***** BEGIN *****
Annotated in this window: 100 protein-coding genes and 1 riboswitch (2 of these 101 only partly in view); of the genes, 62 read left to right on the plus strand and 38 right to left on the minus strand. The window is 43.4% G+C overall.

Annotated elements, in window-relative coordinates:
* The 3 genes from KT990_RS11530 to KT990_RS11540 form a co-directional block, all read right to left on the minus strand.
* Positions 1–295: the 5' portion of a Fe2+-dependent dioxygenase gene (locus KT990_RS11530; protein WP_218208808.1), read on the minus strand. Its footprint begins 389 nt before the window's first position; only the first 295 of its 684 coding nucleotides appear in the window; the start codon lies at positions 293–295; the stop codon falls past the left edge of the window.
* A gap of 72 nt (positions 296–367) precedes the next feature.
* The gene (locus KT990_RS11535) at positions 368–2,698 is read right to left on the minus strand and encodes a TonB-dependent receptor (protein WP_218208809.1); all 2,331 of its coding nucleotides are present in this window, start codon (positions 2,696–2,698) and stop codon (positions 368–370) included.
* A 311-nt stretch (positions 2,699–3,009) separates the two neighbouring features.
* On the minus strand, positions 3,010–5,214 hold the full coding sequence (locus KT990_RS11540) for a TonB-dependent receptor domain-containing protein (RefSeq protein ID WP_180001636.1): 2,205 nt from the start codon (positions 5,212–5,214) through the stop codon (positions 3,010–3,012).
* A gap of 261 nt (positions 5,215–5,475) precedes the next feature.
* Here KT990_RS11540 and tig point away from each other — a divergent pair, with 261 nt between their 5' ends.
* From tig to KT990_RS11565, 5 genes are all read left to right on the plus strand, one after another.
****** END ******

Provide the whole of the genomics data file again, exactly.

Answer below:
Annotated in this window: 100 protein-coding genes and 1 riboswitch (2 of these 101 only partly in view); of the genes, 62 read left to right on the plus strand and 38 right to left on the minus strand. The window is 43.4% G+C overall.

Annotated elements, in window-relative coordinates:
* The 3 genes from KT990_RS11530 to KT990_RS11540 form a co-directional block, all read right to left on the minus strand.
* Positions 1–295: the 5' portion of a Fe2+-dependent dioxygenase gene (locus KT990_RS11530; protein WP_218208808.1), read on the minus strand. Its footprint begins 389 nt before the window's first position; only the first 295 of its 684 coding nucleotides appear in the window; the start codon lies at positions 293–295; the stop codon falls past the left edge of the window.
* A gap of 72 nt (positions 296–367) precedes the next feature.
* The gene (locus KT990_RS11535) at positions 368–2,698 is read right to left on the minus strand and encodes a TonB-dependent receptor (protein WP_218208809.1); all 2,331 of its coding nucleotides are present in this window, start codon (positions 2,696–2,698) and stop codon (positions 368–370) included.
* A 311-nt stretch (positions 2,699–3,009) separates the two neighbouring features.
* On the minus strand, positions 3,010–5,214 hold the full coding sequence (locus KT990_RS11540) for a TonB-dependent receptor domain-containing protein (RefSeq protein ID WP_180001636.1): 2,205 nt from the start codon (positions 5,212–5,214) through the stop codon (positions 3,010–3,012).
* A gap of 261 nt (positions 5,215–5,475) precedes the next feature.
* Here KT990_RS11540 and tig point away from each other — a divergent pair, with 261 nt between their 5' ends.
* From tig to KT990_RS11565, 5 genes are all read left to right on the plus strand, one after another.